Natural-gas use by power plants helps keep smog down

[news from the Columbus Dispatch]

July 29, 2013

In terms of making electricity, coal is still king in Ohio, but it is taking a beating from a cleaner rival.

And the growing popularity of this other fuel — natural gas — has helped make the summer air easier on your lungs.

Central Ohio had six straight 90-degree days this month without a single smog alert. The only two alerts this year were on June 21 and 22. By this time last year, there had been 14 alerts, according to the Mid-Ohio Regional Planning Commission, which issues them.

Many factors contribute to smog, and experts are reluctant to place too much emphasis on any one, but big changes in the state's power plants have played an important role.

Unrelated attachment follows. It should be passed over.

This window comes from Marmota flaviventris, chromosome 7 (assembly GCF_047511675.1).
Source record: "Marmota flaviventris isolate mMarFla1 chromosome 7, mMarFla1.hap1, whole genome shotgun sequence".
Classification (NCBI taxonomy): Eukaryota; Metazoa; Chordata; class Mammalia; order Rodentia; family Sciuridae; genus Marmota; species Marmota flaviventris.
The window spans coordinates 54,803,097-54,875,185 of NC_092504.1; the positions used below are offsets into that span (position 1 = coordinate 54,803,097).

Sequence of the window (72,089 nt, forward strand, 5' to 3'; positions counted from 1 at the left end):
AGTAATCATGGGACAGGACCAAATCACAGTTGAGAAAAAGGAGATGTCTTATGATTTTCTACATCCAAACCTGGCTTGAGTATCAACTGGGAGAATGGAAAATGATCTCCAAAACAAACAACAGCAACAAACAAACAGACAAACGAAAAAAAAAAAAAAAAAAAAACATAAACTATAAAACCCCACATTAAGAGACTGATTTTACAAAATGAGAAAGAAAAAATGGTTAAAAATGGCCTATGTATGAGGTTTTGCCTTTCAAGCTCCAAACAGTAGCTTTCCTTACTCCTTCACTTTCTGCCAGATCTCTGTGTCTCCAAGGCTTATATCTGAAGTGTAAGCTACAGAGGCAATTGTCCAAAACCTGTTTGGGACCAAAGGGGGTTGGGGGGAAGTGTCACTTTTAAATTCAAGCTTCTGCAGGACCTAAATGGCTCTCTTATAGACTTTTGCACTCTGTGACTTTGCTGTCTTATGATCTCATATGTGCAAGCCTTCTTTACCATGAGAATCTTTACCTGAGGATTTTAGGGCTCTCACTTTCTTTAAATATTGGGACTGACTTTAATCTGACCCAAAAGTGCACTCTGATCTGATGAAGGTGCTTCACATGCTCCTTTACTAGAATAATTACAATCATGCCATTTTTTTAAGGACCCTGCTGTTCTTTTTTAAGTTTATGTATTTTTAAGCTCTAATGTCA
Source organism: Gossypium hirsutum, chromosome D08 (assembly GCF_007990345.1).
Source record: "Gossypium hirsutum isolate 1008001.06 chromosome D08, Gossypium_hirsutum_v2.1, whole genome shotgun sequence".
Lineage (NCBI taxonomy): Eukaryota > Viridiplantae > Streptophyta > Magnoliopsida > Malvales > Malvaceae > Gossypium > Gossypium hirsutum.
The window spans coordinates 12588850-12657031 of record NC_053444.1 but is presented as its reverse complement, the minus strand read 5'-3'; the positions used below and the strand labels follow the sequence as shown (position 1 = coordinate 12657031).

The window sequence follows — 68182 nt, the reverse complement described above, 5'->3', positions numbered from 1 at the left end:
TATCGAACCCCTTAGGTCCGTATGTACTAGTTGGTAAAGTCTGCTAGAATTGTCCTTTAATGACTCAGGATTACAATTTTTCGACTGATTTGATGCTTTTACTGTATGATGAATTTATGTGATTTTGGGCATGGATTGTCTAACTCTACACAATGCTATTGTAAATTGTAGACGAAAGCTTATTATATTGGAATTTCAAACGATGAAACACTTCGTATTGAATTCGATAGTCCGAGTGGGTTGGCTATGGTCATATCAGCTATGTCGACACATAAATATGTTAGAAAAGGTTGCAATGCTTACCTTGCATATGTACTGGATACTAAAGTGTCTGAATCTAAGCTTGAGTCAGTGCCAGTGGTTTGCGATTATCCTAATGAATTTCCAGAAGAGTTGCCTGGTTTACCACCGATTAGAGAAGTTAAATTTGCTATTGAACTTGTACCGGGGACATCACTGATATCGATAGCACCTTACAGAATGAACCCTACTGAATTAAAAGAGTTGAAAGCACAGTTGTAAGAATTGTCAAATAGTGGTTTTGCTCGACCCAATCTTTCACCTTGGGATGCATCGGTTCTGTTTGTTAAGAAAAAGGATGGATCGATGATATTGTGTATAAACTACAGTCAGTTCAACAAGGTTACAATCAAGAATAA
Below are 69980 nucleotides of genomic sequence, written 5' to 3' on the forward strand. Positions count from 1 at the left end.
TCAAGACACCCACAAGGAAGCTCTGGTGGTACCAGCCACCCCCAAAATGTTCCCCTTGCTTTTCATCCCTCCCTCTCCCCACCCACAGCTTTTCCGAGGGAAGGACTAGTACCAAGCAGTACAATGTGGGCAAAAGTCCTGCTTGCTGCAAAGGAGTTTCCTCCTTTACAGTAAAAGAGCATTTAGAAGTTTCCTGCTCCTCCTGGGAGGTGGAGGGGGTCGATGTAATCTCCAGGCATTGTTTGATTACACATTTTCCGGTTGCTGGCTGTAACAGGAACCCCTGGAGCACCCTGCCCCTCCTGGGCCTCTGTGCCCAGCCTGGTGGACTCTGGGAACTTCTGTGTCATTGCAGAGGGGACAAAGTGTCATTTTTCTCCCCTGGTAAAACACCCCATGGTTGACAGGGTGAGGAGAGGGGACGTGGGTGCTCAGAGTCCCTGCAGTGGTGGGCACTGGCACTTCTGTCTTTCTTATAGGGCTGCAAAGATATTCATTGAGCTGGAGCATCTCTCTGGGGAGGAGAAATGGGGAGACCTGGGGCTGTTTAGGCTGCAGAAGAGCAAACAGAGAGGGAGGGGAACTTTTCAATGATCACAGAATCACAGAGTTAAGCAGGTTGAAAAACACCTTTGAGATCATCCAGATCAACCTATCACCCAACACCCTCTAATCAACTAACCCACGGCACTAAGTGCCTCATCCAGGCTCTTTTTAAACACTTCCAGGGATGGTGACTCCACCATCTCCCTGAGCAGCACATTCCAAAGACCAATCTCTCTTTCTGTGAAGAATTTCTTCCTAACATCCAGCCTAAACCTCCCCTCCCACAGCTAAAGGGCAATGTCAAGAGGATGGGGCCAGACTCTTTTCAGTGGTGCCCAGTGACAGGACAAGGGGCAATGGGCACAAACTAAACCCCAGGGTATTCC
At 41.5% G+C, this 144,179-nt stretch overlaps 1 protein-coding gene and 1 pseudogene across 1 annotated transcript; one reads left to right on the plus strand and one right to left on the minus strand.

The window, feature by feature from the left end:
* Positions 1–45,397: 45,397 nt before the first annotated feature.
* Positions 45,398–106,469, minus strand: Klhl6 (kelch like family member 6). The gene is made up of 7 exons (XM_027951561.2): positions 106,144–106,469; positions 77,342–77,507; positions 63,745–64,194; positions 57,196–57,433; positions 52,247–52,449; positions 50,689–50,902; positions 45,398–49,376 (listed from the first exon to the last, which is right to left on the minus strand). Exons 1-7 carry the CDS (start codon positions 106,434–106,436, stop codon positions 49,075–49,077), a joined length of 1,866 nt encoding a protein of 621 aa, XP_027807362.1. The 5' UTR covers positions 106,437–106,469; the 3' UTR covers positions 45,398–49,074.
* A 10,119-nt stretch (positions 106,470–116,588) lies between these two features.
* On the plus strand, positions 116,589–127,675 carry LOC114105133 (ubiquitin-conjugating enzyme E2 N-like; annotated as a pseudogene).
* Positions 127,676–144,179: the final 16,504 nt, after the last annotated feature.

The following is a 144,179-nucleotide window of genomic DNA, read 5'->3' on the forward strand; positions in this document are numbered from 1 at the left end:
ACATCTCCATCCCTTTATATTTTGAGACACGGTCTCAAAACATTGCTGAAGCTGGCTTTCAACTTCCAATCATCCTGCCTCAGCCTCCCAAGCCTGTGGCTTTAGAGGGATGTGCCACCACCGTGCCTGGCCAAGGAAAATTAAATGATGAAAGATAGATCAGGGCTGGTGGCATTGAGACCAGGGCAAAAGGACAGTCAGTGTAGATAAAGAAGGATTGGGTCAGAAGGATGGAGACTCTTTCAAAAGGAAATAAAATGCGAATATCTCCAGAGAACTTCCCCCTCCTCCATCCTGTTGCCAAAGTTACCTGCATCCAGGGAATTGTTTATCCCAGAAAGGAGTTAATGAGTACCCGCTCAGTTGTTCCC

Coal was the fuel for 67 percent of the power produced in the state last year, down from 85 percent in 2008, according to the Energy Information Administration. Most of coal's losses have been gains for cleaner-burning natural gas.

The shift to gas is driven by a combination of market forces and regulation. Gas prices have plummeted because of a dramatic increase in domestic production from shale formations, including in Ohio. At the same time, the cost to operate a coal-fired plant has soared because of mandated pollution controls, which in turn means that coal power is cleaner than it used to be.

"We're not building any new coal-fired power plants," said Scott Miller, director of Ohio University's Consortium for Energy, Economics and the Environment. He called that fact and that some of the old plants are shutting down a "massive change" that would have been hard to imagine a few years ago.

Read the full article online by clicking here.